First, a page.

Browsing Programme Evaluations by Subject "Conflict"
Now showing items 1-2 of 2
Review of Humanitarian Advocacy in Liberia and Ivory Coast during the Ivorian CrisisThis report is part of learning activities undertaken by Oxfam’s West Africa Regional Office in order to improve the way that it conducts future advocacy campaigns during humanitarian crises in the region. Oxfam implemented an advocacy program in both Ivory Coast and Liberia. In both countries the advocacy work addressed the aftermath of the post-electoral crisis in Ivory Coast. In response to this crisis, Oxfam launched an ambitious campaign to strengthen the humanitarian response by addressing the needs of the hundreds of thousands of displaced people and those threatened by the fallout from the political conflict in the Ivory Coast. Oxfam’s role during the crisis was critical and important, the agency served as a leader for its peers. Not only conducting direct interventions in the sectors of water and sanitation, livelihoods, shelter and protection, Oxfam set themselves apart by working collaboratively with peer organizations to advocate and lobby for an improved and better coordinated effort.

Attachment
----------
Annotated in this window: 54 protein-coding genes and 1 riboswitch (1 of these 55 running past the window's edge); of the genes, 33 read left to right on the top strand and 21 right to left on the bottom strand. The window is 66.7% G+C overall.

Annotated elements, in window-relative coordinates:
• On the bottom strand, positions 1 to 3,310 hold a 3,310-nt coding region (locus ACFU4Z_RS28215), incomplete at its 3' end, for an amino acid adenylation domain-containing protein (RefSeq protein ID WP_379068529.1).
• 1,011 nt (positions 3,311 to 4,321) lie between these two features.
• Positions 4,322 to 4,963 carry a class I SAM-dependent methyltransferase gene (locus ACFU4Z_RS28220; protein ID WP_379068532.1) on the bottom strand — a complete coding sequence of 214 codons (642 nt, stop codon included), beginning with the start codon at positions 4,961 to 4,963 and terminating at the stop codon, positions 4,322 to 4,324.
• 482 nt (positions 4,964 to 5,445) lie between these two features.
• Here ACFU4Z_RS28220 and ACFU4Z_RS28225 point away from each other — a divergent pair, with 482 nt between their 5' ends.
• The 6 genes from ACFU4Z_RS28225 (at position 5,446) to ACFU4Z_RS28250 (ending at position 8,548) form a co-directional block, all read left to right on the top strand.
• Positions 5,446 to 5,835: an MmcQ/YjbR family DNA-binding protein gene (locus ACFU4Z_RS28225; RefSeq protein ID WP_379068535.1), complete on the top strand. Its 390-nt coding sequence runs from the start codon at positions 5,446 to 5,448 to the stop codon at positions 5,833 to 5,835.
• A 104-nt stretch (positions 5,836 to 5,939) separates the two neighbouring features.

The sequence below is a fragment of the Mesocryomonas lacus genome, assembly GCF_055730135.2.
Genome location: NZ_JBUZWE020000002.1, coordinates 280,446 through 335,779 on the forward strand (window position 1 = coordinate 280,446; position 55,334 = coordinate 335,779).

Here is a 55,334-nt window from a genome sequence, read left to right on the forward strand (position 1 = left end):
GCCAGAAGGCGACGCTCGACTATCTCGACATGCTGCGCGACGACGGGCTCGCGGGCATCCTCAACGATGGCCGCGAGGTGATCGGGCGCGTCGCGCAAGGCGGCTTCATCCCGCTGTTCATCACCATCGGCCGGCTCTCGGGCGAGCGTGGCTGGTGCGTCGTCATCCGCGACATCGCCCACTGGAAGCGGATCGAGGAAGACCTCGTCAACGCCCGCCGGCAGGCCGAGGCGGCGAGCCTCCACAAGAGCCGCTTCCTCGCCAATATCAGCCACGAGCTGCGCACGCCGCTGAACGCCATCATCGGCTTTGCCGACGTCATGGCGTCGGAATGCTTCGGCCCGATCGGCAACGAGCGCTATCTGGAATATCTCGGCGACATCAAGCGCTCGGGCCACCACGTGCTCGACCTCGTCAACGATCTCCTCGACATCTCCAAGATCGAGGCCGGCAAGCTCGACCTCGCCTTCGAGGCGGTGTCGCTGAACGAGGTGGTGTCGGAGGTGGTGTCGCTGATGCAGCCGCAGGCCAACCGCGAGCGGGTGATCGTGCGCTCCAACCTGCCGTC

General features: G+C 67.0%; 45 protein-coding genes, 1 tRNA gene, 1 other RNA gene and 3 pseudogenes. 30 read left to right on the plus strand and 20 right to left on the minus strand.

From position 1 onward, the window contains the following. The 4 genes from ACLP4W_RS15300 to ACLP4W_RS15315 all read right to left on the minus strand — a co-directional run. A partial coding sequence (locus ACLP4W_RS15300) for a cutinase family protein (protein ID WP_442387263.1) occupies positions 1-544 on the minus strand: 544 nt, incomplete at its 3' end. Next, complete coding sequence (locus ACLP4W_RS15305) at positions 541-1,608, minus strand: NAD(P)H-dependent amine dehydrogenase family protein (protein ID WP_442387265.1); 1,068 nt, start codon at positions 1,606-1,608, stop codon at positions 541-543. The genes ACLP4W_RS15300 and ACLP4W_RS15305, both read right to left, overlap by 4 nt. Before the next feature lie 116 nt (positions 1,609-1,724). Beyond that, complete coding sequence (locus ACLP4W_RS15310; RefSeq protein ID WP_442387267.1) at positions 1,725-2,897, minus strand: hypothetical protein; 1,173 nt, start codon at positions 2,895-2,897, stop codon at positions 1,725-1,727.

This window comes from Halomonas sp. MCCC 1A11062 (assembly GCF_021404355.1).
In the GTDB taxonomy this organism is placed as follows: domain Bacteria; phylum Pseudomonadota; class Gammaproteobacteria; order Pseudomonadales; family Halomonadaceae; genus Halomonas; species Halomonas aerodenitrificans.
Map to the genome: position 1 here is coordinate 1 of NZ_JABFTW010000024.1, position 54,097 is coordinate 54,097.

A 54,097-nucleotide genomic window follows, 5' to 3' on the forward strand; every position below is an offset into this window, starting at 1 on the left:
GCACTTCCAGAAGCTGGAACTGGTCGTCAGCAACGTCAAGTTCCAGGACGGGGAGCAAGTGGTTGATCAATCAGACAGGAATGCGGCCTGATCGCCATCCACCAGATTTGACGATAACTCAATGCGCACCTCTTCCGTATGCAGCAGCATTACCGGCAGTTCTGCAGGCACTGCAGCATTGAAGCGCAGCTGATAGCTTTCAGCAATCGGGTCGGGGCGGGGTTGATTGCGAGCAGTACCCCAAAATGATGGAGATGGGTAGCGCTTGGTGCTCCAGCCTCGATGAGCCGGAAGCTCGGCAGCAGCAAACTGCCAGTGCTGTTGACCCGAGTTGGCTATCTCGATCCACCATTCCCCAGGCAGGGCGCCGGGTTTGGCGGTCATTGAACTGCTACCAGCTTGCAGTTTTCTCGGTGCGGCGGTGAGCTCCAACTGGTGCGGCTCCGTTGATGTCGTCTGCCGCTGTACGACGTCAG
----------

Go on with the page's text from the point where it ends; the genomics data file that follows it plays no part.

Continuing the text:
South Sudan Emergency Response in Maban County, Upper Nile State: Mid-Term Review SummaryOxfam GB, 2013-04-04Since becoming independent on 9 July 2011, South Sudan has faced many challenges. Poor harvests have led to severe food shortages, and there have been continuous conflicts across the border with Sudan. In September 2011, intense fighting broke out in the Blue Nile State of Sudan between the Sudan Armed Forces and the Sudan People’s Liberation Army (North). Thousands of people fled the fighting, and over 30,000 refugees arrived in the camps in Jamam, a village in the remote Upper Nile State of South Sudan. Since November 2011, Oxfam and other humanitarian agencies have been responding to emergency needs of refugees displaced from Blue Nile. Drawing on an independent review, this summary report reviews the speed and quality of Oxfam’s intervention in the first seven and a half months of 2012, and responds to questions raised by other humanitarian actors including UNHCR and MSF about its performance. The aim of this summary is to contribute to organisational learning on the implementation of humanitarian interventions. It acknowledges Oxfam’s achievements, but also addresses challenges about the nature of its response. The summary draws together key points to aid understanding of the context of this programme, and critically examines what Oxfam and others could do differently to deliver rapid, good-quality emergency WASH programmes in the future. It summarises findings from an independent review, and makes recommendations for policy and practice that could have enhanced the Maban response, and will help to improve the quality of further programmes by Oxfam and other agencies working in complex, fragile environments.